MSP assay was performed on bisulfite-treated DNA in a final reaction mixture of 20 μl containing 50 ng of bisulfite-treated DNA, 16.6 mM of ammonium sulfate, 67 mM of Tris (pH 8.8), 2 mM MgCI2, 200 μM each of deoxynucleotide triphosphate mixture (dATP, dCTP, dGTP, and dTTP), 200 nM forward and reverse primers, and 0.5 U of platinum Taq DNA polymerase (Invitrogen Technologies, Inc., CA). The PCR was run in a Thermal cycler (Bio-Rad Laboratories, Inc., CA) as follows: after a 4-min denaturation at 95°C, the reaction was run 35 cycles, each comprising 45 s of denaturing at 95 °C, 45 s of annealing at variable temperatures according to the primers, and 45 s of extension at 72° C, with an extension at 72°C for 5 min as the last step. Normal leukocyte DNA was methylated in vitro with Sss I methylase (New England Biolabs, Beverly, MA) to generate completely methylated DNA as a positive control. The primers used in the present study were presented in Table 2. The PCR products were electrophoresed on a 1.2 % agarose gel and visualized under UV illumination using an ethidium bromide stain.

Table 2
Methylation-specific PCR (MSP) primers used in the present study

Statistical analysis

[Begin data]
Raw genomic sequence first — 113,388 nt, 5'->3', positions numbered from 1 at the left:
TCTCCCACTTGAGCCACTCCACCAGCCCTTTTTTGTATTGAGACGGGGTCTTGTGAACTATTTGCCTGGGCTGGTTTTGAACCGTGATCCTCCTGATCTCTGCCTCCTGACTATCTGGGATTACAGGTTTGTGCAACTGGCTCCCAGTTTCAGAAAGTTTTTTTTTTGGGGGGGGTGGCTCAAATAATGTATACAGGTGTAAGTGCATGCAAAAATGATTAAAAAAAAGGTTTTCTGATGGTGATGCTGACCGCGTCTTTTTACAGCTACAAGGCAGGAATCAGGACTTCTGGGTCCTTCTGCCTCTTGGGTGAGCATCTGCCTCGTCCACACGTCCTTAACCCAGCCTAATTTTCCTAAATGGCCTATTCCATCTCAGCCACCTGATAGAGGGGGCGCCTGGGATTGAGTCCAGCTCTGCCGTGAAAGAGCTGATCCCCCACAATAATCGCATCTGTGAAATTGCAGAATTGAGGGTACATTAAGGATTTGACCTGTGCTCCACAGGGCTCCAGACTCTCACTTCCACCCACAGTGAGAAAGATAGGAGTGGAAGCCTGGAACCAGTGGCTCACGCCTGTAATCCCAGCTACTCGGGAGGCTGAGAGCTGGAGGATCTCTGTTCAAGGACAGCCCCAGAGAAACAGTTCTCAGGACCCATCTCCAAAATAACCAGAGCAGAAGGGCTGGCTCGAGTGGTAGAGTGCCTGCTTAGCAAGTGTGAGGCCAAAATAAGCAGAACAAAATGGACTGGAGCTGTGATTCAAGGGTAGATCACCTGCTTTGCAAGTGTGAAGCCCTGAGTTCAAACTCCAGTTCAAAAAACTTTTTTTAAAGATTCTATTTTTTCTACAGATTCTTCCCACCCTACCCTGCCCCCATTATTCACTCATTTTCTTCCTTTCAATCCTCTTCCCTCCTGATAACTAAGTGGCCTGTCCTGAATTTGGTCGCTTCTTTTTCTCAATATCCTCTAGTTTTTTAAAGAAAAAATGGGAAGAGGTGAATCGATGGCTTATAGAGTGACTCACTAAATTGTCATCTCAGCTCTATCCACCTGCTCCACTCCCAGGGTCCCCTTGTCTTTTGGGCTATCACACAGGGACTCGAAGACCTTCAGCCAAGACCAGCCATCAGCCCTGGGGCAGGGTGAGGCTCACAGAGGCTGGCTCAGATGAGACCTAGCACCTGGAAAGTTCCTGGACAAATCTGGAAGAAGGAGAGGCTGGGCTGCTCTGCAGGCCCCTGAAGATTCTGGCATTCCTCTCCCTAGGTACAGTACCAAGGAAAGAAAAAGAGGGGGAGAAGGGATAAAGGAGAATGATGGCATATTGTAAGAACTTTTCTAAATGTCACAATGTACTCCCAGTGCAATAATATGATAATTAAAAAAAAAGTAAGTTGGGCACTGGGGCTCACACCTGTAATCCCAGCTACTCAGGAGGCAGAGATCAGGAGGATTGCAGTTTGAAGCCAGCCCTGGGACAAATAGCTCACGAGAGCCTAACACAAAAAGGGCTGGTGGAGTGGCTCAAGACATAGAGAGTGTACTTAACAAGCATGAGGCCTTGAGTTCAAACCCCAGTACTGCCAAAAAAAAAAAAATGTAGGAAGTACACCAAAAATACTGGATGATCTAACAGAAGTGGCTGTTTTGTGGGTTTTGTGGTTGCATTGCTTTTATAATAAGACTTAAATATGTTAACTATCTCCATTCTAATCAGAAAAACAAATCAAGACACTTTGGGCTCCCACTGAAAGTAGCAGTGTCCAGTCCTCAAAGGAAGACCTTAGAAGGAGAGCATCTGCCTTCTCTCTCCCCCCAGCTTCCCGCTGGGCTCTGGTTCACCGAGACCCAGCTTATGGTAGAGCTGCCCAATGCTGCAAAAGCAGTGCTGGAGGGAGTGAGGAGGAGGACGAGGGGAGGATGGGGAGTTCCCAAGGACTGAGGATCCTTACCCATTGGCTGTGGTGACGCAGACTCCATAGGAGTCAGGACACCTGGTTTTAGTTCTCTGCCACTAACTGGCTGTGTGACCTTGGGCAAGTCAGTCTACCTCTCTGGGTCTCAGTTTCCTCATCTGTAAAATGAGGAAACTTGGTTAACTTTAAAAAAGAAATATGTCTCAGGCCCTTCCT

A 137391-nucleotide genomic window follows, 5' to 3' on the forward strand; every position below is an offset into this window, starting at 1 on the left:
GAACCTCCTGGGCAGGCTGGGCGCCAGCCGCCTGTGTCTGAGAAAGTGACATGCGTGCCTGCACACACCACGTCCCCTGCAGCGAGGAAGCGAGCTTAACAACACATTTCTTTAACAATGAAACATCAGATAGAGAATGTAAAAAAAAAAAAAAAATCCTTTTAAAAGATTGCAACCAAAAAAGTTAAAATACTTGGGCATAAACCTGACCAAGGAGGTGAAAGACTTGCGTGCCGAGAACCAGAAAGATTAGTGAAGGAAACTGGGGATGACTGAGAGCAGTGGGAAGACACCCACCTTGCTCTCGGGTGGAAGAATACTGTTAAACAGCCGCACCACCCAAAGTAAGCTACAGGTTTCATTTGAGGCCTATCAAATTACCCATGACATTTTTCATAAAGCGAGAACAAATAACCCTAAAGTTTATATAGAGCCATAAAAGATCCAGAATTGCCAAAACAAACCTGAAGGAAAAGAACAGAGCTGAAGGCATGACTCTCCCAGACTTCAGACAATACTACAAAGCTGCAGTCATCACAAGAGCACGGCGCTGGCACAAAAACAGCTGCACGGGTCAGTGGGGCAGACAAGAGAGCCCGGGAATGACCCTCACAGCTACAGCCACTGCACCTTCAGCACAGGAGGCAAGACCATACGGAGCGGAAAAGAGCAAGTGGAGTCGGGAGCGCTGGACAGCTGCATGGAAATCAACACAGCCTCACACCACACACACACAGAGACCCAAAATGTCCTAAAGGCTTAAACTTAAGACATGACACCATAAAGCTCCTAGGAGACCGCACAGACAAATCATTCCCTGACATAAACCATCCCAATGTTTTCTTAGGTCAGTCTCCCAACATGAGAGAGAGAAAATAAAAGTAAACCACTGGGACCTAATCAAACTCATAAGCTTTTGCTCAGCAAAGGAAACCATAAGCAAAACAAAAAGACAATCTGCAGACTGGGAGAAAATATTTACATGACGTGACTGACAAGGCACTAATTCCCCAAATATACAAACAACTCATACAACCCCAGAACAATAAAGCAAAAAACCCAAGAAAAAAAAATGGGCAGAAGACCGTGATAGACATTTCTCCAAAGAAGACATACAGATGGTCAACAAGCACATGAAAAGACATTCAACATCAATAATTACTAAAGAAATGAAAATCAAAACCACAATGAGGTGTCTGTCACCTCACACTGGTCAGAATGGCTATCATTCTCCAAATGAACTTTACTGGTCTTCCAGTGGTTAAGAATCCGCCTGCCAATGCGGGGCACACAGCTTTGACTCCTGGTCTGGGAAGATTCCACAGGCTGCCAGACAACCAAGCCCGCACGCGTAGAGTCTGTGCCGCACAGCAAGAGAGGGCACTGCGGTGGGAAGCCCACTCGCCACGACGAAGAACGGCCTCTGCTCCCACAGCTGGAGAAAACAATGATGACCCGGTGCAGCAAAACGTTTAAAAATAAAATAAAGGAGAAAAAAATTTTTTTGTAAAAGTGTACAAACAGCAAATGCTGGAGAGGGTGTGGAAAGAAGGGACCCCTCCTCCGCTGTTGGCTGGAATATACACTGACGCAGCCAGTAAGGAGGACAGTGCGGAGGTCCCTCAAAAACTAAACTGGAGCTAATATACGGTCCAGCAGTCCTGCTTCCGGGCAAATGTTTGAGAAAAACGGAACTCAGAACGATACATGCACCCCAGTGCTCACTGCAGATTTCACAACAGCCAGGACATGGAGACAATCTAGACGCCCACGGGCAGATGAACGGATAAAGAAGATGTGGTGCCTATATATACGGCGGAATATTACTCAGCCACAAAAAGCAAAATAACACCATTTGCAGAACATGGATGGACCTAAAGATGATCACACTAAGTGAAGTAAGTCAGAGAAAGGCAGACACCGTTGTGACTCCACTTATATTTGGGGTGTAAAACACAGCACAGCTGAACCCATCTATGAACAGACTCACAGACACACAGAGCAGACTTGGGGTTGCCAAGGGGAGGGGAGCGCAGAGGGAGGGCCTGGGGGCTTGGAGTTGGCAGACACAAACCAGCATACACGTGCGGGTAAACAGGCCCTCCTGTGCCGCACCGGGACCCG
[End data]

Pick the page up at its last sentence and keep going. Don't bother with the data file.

Gene methylation associated with clinicopathological features of tumor were assessed univariately using the SPSS statistical package (version 11.5; SPSS Inc., Chicago, IL, USA). Multivariate models were then developed that adjusted for the important covariates, including age, differentiation, tumor stage, lymph node metastasis and cancer-related death. Survival time was determined from the day of primary tumor surgery to the day of death or last clinical follow-up. The Kaplan-Meier method was used for survival analysis grouping with methylation status. Differences between curves were analysed using the log-rank test. Sample means were compared using unpaired student t test, assuming unequal variances, and the test was two-tailed. P values <0.05 were considered to be statistically significant. All statistical analyses were performed using the SPSS statistical package (version 11.5; SPSS Inc., Chicago, IL, USA).